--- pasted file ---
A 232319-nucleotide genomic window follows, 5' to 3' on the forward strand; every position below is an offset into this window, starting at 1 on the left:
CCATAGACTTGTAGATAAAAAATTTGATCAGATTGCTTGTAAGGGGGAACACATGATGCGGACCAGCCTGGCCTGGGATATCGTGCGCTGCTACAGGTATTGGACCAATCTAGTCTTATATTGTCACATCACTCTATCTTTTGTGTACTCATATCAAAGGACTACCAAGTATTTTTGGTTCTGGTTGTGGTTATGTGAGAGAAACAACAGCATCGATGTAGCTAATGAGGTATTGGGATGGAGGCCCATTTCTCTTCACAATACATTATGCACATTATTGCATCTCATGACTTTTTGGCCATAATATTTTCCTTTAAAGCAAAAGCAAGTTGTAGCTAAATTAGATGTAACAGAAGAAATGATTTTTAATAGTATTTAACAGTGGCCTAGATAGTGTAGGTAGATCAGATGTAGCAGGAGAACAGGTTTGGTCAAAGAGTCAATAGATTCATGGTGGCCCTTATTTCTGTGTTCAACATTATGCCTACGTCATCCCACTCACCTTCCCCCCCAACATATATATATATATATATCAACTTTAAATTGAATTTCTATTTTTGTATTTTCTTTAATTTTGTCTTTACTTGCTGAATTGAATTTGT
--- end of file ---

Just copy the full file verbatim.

A 232319-nucleotide genomic window follows, 5' to 3' on the forward strand; every position below is an offset into this window, starting at 1 on the left:
CCATAGACTTGTAGATAAAAAATTTGATCAGATTGCTTGTAAGGGGGAACACATGATGCGGACCAGCCTGGCCTGGGATATCGTGCGCTGCTACAGGTATTGGACCAATCTAGTCTTATATTGTCACATCACTCTATCTTTTGTGTACTCATATCAAAGGACTACCAAGTATTTTTGGTTCTGGTTGTGGTTATGTGAGAGAAACAACAGCATCGATGTAGCTAATGAGGTATTGGGATGGAGGCCCATTTCTCTTCACAATACATTATGCACATTATTGCATCTCATGACTTTTTGGCCATAATATTTTCCTTTAAAGCAAAAGCAAGTTGTAGCTAAATTAGATGTAACAGAAGAAATGATTTTTAATAGTATTTAACAGTGGCCTAGATAGTGTAGGTAGATCAGATGTAGCAGGAGAACAGGTTTGGTCAAAGAGTCAATAGATTCATGGTGGCCCTTATTTCTGTGTTCAACATTATGCCTACGTCATCCCACTCACCTTCCCCCCCAACATATATATATATATATATCAACTTTAAATTGAATTTCTATTTTTGTATTTTCTTTAATTTTGTCTTTACTTGCTGAATTGAATTTGT